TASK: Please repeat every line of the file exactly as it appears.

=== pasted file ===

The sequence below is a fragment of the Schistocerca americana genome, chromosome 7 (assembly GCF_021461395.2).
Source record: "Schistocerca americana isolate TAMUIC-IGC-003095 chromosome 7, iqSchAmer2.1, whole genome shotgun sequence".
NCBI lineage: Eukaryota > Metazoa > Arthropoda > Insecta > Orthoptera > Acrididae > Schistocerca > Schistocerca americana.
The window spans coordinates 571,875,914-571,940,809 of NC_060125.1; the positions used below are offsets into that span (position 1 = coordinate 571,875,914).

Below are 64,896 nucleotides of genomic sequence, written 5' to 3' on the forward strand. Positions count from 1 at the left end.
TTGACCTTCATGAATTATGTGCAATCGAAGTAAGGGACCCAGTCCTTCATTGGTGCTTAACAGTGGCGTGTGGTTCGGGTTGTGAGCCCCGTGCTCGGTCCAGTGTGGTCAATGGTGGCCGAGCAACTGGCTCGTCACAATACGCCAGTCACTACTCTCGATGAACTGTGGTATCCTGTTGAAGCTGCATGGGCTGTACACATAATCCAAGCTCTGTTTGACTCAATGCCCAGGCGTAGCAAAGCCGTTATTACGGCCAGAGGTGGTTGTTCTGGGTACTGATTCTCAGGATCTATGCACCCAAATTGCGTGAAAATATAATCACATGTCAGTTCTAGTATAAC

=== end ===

The sequence below is a fragment of the Schistocerca americana genome, chromosome 7 (assembly GCF_021461395.2).
Source record: "Schistocerca americana isolate TAMUIC-IGC-003095 chromosome 7, iqSchAmer2.1, whole genome shotgun sequence".
NCBI lineage: Eukaryota > Metazoa > Arthropoda > Insecta > Orthoptera > Acrididae > Schistocerca > Schistocerca americana.
The window spans coordinates 571,875,914-571,940,809 of NC_060125.1; the positions used below are offsets into that span (position 1 = coordinate 571,875,914).

Below are 64,896 nucleotides of genomic sequence, written 5' to 3' on the forward strand. Positions count from 1 at the left end.
TTGACCTTCATGAATTATGTGCAATCGAAGTAAGGGACCCAGTCCTTCATTGGTGCTTAACAGTGGCGTGTGGTTCGGGTTGTGAGCCCCGTGCTCGGTCCAGTGTGGTCAATGGTGGCCGAGCAACTGGCTCGTCACAATACGCCAGTCACTACTCTCGATGAACTGTGGTATCCTGTTGAAGCTGCATGGGCTGTACACATAATCCAAGCTCTGTTTGACTCAATGCCCAGGCGTAGCAAAGCCGTTATTACGGCCAGAGGTGGTTGTTCTGGGTACTGATTCTCAGGATCTATGCACCCAAATTGCGTGAAAATATAATCACATGTCAGTTCTAGTATAAC